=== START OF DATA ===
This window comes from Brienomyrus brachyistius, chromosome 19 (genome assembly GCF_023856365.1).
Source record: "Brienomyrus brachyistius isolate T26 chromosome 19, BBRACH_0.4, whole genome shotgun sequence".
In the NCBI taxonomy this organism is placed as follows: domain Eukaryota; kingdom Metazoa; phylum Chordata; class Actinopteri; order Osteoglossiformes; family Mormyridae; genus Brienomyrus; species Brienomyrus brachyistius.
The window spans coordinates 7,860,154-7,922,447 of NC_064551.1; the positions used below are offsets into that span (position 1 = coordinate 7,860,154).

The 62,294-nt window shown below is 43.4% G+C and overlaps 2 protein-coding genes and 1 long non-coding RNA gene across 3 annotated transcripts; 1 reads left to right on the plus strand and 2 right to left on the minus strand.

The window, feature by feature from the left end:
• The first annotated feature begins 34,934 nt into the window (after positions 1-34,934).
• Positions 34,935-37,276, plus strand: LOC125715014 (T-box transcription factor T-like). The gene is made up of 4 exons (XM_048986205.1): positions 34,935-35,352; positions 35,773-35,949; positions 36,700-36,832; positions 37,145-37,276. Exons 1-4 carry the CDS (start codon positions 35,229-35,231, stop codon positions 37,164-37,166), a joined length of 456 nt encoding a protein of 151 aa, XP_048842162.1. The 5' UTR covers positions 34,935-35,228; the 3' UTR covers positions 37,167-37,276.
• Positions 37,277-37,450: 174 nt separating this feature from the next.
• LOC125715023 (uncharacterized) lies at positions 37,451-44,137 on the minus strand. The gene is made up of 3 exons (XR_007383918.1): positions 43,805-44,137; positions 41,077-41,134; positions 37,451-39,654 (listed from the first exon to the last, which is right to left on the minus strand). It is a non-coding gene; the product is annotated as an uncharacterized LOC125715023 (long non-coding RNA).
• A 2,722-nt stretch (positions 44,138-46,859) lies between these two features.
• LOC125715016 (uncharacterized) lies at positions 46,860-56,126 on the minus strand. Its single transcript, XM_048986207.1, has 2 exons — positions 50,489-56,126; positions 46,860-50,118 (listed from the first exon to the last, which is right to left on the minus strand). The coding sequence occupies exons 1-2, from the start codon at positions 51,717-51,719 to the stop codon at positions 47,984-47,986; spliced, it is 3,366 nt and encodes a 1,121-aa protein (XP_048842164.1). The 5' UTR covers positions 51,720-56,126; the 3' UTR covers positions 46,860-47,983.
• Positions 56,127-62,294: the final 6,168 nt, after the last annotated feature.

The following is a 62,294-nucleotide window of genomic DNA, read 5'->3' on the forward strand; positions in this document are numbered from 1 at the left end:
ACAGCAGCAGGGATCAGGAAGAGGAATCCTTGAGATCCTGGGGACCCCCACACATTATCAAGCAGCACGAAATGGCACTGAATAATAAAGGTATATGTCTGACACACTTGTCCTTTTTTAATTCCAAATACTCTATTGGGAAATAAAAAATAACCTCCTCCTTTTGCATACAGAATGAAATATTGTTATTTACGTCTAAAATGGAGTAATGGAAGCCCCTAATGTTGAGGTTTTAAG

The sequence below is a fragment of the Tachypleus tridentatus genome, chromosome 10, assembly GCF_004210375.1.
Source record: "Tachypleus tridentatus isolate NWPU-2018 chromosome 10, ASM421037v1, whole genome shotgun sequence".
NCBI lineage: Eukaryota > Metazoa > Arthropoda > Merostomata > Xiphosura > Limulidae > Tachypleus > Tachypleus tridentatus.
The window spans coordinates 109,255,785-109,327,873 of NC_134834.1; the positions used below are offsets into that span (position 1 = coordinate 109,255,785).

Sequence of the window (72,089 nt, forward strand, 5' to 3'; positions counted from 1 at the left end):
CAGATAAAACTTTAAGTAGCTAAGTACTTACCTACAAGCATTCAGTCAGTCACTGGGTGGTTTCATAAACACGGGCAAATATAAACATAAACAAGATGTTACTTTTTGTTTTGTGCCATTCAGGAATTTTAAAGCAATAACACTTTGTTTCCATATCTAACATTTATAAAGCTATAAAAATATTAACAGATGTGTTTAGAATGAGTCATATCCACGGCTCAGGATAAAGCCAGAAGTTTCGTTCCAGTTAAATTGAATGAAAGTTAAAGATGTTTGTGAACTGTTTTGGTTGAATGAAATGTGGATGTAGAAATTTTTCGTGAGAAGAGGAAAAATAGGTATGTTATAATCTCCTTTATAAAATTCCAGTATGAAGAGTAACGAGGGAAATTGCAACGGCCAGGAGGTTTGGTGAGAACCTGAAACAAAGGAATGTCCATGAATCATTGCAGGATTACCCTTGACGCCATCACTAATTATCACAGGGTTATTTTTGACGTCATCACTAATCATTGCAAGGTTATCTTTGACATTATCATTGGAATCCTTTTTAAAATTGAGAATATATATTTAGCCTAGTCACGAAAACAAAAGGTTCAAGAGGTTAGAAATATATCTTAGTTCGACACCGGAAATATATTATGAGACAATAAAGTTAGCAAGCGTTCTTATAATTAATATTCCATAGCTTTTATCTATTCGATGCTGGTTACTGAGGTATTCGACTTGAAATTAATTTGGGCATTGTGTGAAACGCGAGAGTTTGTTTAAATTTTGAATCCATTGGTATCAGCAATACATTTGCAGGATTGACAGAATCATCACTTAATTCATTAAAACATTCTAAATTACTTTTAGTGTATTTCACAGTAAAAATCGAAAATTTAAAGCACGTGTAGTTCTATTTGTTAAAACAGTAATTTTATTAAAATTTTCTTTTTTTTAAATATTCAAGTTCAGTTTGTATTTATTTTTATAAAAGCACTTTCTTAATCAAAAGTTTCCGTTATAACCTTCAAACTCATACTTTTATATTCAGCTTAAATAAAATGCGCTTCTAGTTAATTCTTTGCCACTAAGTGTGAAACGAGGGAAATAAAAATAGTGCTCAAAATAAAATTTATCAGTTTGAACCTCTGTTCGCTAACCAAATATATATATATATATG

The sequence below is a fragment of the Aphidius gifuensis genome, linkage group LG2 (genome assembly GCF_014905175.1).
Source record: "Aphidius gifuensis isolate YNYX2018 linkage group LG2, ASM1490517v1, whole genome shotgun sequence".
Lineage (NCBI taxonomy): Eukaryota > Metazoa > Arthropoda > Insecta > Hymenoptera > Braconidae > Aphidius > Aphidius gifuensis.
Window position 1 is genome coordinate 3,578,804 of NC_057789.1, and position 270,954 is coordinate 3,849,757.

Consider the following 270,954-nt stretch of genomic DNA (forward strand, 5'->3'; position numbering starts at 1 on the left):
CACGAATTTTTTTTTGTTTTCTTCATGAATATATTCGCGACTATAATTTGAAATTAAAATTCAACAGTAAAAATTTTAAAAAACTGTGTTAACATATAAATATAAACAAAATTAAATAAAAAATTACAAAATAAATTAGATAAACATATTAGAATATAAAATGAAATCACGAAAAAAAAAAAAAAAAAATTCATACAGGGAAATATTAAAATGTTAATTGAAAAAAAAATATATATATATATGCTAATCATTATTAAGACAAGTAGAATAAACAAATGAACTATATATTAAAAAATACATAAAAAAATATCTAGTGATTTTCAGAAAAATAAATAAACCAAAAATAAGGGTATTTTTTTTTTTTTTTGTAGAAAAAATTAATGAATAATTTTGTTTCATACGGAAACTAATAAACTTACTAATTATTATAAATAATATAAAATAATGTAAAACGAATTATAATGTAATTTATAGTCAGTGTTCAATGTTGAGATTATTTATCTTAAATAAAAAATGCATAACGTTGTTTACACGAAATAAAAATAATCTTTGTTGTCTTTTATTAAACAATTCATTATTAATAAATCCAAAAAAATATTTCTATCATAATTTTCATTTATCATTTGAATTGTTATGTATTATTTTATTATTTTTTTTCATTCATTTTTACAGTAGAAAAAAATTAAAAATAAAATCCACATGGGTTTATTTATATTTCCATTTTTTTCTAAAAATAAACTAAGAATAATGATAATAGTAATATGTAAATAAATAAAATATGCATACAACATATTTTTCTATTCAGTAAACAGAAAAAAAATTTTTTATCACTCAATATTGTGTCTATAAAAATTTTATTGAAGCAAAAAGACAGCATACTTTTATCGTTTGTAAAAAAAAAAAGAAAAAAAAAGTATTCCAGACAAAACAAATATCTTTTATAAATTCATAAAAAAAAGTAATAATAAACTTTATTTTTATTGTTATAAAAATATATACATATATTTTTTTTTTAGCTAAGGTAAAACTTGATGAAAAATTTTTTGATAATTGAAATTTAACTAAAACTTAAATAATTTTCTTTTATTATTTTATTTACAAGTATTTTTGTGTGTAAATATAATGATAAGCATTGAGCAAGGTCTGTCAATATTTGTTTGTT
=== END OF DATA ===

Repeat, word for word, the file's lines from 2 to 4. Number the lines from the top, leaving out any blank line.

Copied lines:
Source record: "Brienomyrus brachyistius isolate T26 chromosome 19, BBRACH_0.4, whole genome shotgun sequence".
In the NCBI taxonomy this organism is placed as follows: domain Eukaryota; kingdom Metazoa; phylum Chordata; class Actinopteri; order Osteoglossiformes; family Mormyridae; genus Brienomyrus; species Brienomyrus brachyistius.
The window spans coordinates 7,860,154-7,922,447 of NC_064551.1; the positions used below are offsets into that span (position 1 = coordinate 7,860,154).